Free rider problem

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This article is about an economic and political phenomenon. For the stock market term, see Free riding. For free rides on freight trains, see Freighthopping. For free rides on any type of vehicle, see Stowaway.

A free rider, in economics, refers to someone who benefits from resources, goods, or services without paying for the cost of the benefit. The term "free rider" was first used in economic theory of public goods, but similar concepts have been applied in to other contexts, including collective bargaining, antitrust law, psychology and political science.[citation needed] Free riding may be considered as a free rider problem when it leads to under-provision of goods or services, or when it leads to overuse or degradation of a common property resource.[1]

Although the term originated in economic theory, similar concepts have been cited in political science, social psychology, and other disciplines. Some individuals in a team or community may reduce their contributions or performance if they believe that one or more other members of the group may free ride.[2]


In a labor union, free riding occurs if an employee pays no union dues or agency shop fees, but benefits from union representation.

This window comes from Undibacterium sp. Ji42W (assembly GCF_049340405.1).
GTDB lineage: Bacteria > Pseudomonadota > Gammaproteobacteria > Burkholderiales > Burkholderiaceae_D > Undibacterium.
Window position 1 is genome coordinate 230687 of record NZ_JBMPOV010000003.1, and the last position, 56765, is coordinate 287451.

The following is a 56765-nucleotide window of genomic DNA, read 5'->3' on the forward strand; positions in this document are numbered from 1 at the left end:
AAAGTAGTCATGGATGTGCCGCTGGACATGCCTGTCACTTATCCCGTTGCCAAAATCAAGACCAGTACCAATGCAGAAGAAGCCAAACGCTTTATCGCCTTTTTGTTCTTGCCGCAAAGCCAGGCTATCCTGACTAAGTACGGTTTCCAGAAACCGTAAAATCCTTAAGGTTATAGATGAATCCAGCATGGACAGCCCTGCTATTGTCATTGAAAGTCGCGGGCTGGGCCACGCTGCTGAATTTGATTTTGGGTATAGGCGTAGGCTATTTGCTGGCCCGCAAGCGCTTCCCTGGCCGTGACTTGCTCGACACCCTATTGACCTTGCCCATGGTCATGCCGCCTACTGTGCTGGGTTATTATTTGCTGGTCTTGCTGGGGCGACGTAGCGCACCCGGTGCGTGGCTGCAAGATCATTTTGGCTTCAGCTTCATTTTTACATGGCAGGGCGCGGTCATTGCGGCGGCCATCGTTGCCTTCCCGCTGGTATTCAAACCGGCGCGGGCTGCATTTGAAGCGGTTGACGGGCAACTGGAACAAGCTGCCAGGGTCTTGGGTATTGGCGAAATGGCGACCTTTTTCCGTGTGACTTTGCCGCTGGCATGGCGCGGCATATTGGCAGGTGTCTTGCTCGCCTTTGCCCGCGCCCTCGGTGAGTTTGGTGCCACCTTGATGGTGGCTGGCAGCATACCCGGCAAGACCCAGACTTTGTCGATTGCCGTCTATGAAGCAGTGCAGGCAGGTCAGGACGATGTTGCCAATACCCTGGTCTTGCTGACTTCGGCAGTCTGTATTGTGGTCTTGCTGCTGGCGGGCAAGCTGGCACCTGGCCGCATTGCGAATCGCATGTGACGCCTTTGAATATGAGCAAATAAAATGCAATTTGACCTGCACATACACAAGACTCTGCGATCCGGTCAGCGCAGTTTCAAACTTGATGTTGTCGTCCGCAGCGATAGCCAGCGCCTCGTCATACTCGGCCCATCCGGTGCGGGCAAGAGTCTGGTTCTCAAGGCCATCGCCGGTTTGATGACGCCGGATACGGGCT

Non-excludable goods such as street-sweeping services may give rise to free riding. For example, imagine an urban street with several property owners along its length. A street-cleaning service would clear the street of litter at a fixed, non-divisible cost, but some owners may refuse to pay, anticipating that the other owners will still pay the cost of the service. If enough owners refuse to pay, the service cannot be hired.

One possible solution would be for all the property owners to form a collective organization and agree to act according to a majority vote of their membership. In the event a majority favors street sweeping, all members would be obliged to pay regardless of their own vote. However, mechanisms to divide the cost may not always be considered fair. The utility and value of the service may vary among owners. A pro rata split may not be feasible.[citation needed][original research?]

See also[edit]


  1. ^ Baumol, Willaim (1952). Welfare Economics and the Theory of the State. Cambridge, MA: Harvard University Press. 
  2. ^


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